When building a business, it's good to get around.
If there's one thing I've learned in the nine months or so since we launched Capital Business, it is the value of networking.
There's something invigorating about mixing with other people who are trying to make a dollar. It's cathartic. I often come away with a sense we are all in this together.
Last week, I was invited to watch a Georgetown basketball game with a group of local business leaders over at the Verizon Center. Now, I happen to be a big fan of the college game, much more so than the pro version, and the contest was a promising one, against Big East rival Louisville. But I honestly didn't watch more than two minutes because I was having such a busy time gabbing in the back of our suite.
These were all successful business people, folks who didn't mind talking about a past failure or two and the lessons they learned. Many of them have been through the ups and downs of a business cycle once or twice before, and I was eager to get their take on the current economic climate.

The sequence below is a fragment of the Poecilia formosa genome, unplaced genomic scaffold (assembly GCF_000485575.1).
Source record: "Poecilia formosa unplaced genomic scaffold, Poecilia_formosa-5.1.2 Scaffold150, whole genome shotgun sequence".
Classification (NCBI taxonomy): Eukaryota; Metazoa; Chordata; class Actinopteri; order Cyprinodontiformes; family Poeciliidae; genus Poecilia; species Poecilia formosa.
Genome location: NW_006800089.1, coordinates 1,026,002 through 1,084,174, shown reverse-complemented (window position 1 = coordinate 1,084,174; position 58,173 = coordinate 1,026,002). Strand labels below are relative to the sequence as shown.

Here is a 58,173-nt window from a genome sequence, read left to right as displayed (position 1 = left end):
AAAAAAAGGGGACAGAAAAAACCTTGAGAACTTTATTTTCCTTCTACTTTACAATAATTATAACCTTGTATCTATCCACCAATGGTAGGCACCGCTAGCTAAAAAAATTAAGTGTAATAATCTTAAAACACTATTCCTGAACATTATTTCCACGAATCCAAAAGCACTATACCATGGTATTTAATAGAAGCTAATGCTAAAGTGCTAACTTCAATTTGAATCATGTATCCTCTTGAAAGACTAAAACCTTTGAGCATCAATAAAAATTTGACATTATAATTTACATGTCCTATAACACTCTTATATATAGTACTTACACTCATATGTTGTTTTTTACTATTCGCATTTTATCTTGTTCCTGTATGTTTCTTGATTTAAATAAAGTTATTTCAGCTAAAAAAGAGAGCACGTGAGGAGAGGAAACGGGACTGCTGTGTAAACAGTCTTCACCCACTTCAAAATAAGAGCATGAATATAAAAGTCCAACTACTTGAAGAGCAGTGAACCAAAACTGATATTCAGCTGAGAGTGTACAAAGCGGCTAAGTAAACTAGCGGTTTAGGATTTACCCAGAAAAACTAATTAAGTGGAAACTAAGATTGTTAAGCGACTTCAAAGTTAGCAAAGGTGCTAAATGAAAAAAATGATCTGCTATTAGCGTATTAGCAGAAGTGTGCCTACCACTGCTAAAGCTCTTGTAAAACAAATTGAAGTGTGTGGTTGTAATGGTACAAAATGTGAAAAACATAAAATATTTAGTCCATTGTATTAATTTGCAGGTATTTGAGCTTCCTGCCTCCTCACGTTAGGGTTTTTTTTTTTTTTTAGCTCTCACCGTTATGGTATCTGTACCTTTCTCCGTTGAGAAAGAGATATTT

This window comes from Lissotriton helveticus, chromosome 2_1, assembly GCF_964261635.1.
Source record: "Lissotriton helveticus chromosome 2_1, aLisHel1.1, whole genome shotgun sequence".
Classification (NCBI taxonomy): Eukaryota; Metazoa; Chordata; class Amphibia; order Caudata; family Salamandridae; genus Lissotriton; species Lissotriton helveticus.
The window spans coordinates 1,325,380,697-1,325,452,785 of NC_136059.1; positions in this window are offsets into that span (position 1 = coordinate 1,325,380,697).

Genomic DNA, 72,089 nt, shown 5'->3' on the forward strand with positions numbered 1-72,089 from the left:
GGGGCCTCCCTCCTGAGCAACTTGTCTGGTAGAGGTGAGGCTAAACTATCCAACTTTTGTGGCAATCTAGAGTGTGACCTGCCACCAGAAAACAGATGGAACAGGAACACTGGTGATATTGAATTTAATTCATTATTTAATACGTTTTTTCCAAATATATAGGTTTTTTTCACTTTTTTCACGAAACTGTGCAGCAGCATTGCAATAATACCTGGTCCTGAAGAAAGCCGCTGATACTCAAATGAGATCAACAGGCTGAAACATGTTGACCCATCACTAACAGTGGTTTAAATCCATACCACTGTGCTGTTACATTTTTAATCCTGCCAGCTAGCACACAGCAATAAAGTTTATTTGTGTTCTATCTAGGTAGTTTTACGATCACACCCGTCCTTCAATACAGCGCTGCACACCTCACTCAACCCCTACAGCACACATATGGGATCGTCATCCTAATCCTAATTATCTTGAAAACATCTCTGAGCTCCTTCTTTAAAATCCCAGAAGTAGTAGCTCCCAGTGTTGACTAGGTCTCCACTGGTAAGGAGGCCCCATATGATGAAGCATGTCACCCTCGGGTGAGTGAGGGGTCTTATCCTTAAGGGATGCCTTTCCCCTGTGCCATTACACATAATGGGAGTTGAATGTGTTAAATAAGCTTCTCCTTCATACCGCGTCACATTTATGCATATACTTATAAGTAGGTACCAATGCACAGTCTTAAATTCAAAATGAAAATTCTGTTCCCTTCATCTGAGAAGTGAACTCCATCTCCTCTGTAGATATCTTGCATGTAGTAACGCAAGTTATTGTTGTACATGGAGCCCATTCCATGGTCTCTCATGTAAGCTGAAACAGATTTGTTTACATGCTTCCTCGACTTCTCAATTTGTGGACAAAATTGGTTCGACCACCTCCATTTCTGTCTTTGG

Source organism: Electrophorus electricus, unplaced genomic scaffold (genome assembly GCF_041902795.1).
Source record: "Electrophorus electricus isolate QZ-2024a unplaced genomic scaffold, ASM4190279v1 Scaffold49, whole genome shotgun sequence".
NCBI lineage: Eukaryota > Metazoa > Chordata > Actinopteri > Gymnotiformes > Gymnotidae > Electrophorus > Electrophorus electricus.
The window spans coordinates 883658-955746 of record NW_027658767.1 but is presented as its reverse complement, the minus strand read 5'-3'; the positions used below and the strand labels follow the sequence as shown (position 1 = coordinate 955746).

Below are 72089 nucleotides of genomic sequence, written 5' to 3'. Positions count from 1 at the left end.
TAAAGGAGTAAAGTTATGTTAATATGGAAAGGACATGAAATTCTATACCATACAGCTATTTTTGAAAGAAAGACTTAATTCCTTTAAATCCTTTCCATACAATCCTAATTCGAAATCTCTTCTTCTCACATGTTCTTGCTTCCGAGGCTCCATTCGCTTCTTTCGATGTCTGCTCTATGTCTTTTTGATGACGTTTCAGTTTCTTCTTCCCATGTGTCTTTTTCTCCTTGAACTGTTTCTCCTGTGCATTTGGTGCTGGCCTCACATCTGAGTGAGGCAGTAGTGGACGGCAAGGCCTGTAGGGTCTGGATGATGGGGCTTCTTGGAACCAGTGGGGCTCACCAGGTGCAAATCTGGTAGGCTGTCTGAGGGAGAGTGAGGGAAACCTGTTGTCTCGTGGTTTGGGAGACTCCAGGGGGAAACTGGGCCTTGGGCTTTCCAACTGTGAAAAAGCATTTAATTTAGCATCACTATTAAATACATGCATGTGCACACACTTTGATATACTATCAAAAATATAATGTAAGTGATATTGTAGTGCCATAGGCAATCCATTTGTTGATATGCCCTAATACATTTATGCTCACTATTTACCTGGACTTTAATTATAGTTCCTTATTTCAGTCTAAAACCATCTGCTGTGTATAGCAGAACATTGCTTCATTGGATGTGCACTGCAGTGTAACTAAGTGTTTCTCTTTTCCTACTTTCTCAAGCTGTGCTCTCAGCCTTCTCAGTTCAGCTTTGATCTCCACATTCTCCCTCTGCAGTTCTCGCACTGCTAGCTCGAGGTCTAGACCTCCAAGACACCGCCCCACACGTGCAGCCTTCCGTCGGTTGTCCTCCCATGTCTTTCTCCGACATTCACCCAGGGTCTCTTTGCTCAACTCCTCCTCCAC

In the main, I got the feeling people are more optimistic than they were just a few months ago. Business has stabilized.
They are exhaling a bit.
But only a bit.
More than one person told me they thought 2011 would turn out okay, but they were less sure about 2012, when the federal stimulus program would in all likelihood have run its course and potential cuts in government spending might begin to bite.
Perhaps the larger economy would pick up speed and make up for any pullback here in the nation's capital. But no one I spoke with is ready to count on that, quite yet.
Meanwhile, down on the court, a buzzer sounded as the players returned from a timeout.
The Hoyas held on to a thin lead in the game's waning moments, but could not celebrate until a final three-point try by Louisville clanged off the rim.
The margin between success and failure is often very small.